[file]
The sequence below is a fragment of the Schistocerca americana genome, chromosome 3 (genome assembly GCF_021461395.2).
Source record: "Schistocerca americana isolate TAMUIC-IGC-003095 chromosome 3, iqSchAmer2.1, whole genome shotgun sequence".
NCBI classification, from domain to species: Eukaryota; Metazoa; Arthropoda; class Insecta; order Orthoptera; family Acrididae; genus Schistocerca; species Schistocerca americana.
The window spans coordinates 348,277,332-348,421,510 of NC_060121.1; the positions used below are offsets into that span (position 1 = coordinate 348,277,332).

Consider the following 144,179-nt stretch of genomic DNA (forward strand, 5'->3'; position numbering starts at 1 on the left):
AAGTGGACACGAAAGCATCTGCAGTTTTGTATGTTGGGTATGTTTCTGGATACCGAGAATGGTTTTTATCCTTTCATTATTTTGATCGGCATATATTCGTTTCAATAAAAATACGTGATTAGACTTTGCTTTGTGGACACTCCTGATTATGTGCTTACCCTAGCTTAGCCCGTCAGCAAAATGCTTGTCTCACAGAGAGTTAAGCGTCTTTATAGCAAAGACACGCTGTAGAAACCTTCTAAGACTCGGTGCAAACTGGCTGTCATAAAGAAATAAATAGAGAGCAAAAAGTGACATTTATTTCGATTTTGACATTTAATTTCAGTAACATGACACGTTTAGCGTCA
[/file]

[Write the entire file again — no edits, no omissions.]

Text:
The sequence below is a fragment of the Schistocerca americana genome, chromosome 3 (genome assembly GCF_021461395.2).
Source record: "Schistocerca americana isolate TAMUIC-IGC-003095 chromosome 3, iqSchAmer2.1, whole genome shotgun sequence".
NCBI classification, from domain to species: Eukaryota; Metazoa; Arthropoda; class Insecta; order Orthoptera; family Acrididae; genus Schistocerca; species Schistocerca americana.
The window spans coordinates 348,277,332-348,421,510 of NC_060121.1; the positions used below are offsets into that span (position 1 = coordinate 348,277,332).

Consider the following 144,179-nt stretch of genomic DNA (forward strand, 5'->3'; position numbering starts at 1 on the left):
AAGTGGACACGAAAGCATCTGCAGTTTTGTATGTTGGGTATGTTTCTGGATACCGAGAATGGTTTTTATCCTTTCATTATTTTGATCGGCATATATTCGTTTCAATAAAAATACGTGATTAGACTTTGCTTTGTGGACACTCCTGATTATGTGCTTACCCTAGCTTAGCCCGTCAGCAAAATGCTTGTCTCACAGAGAGTTAAGCGTCTTTATAGCAAAGACACGCTGTAGAAACCTTCTAAGACTCGGTGCAAACTGGCTGTCATAAAGAAATAAATAGAGAGCAAAAAGTGACATTTATTTCGATTTTGACATTTAATTTCAGTAACATGACACGTTTAGCGTCA